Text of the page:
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Rhode Island Begins

Roger Williams's Compass-Sundial
In the beginning, there were Wampanoag and Narragansett people, among others. There were villages and crops, the ocean and the Bay. The Native Americans who lived in what is now Rhode Island had long-standing “customes, manners, and worships,” as Roger Williams called them in his 1643 “A Key into the Language of America.”
This is the point of departure for the joint exhibit, Customes, Manners and Worships: Rhode Island Begins  organized by the Rhode Island Historical Society and the Haffenreffer Museum at Brown University, currently on display in the museum at Manning Hall on Brown’s campus. Among the objects displayed are the compass and sundial shown here, owned by Roger Williams, but not (so far as we know) used by him to find his way to what is now Providence. The background is a waistcoat owned by Daniel Updike, who took up residence at Cocumcossuc in South County, on the site of what had been Roger Williams’s South County outpost. Updike’s waistcoat, though not displayed at the Haffenreffer, dates to about 1740; a very similar example is in the collection of the Metropolitan Museum of Art.  Like the waistcoat, Mr. Updike’s wife Anstis Updike’s portrait (seen below) represents the later end of the show’s scope.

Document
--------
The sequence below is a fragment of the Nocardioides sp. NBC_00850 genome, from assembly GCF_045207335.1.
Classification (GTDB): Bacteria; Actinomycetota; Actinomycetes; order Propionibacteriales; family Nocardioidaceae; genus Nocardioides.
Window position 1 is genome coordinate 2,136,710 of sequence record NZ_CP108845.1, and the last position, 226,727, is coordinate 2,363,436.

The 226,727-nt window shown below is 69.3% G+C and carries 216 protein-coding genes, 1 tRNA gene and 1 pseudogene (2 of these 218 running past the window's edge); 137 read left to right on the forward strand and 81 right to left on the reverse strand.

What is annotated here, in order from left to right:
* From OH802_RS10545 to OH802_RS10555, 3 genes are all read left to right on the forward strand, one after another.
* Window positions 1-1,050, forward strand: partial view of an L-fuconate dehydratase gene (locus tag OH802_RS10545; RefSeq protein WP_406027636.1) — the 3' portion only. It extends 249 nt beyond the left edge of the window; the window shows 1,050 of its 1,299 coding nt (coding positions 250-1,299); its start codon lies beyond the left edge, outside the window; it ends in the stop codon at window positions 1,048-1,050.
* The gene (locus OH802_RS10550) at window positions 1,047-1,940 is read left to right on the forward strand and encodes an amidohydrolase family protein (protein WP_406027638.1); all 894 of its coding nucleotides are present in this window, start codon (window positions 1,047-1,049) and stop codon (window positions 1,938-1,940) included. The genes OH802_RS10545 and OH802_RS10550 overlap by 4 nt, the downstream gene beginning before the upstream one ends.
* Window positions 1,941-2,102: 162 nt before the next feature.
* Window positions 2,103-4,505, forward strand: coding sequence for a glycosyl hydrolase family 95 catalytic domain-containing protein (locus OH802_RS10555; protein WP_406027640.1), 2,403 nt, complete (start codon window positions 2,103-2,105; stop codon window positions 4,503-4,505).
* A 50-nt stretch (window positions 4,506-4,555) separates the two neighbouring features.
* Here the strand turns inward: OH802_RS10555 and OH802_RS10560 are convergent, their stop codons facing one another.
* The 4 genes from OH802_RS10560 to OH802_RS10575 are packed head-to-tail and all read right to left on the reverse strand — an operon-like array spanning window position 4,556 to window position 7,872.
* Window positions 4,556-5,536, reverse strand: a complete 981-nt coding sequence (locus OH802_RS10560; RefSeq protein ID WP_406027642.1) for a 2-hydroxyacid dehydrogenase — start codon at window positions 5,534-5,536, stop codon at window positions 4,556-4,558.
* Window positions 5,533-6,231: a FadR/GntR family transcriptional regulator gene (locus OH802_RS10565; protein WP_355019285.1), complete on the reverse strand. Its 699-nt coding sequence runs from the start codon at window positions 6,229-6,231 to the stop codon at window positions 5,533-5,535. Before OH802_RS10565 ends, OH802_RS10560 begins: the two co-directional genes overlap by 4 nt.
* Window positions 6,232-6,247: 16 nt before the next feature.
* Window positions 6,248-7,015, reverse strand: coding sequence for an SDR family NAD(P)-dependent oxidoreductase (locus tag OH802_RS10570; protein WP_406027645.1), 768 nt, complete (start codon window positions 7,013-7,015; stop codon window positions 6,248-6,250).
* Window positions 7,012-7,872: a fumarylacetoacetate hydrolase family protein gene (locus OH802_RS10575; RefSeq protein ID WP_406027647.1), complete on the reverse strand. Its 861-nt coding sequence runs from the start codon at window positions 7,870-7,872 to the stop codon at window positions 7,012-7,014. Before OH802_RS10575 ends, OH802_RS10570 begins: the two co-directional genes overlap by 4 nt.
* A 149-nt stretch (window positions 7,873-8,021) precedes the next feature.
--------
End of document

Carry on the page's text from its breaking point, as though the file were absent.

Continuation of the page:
Anstis Updike
Anstis Updike, by Nehemiah Partridge
The Haffenreffer’s collections include finely-wrought examples of Native American artifacts, including a stone bear effigy pipe and a large wooden bowl. Seen together, the Native American and English artifacts give visitors a better sense of the equality of sophistication of the cultures who met in New England, and the ways in which they changed each other in the decades before King Philip’s War.
Admission to the Haffenreffer Museum is free. Museum hours are Tuesday through Sunday, from 10 to 4. The Museum is closed Mondays and Brown University holidays. Please call 401-863-2065 for more information.  Customes, Manners, and Worships closes Sunday, April 15, 2012. ~KNH

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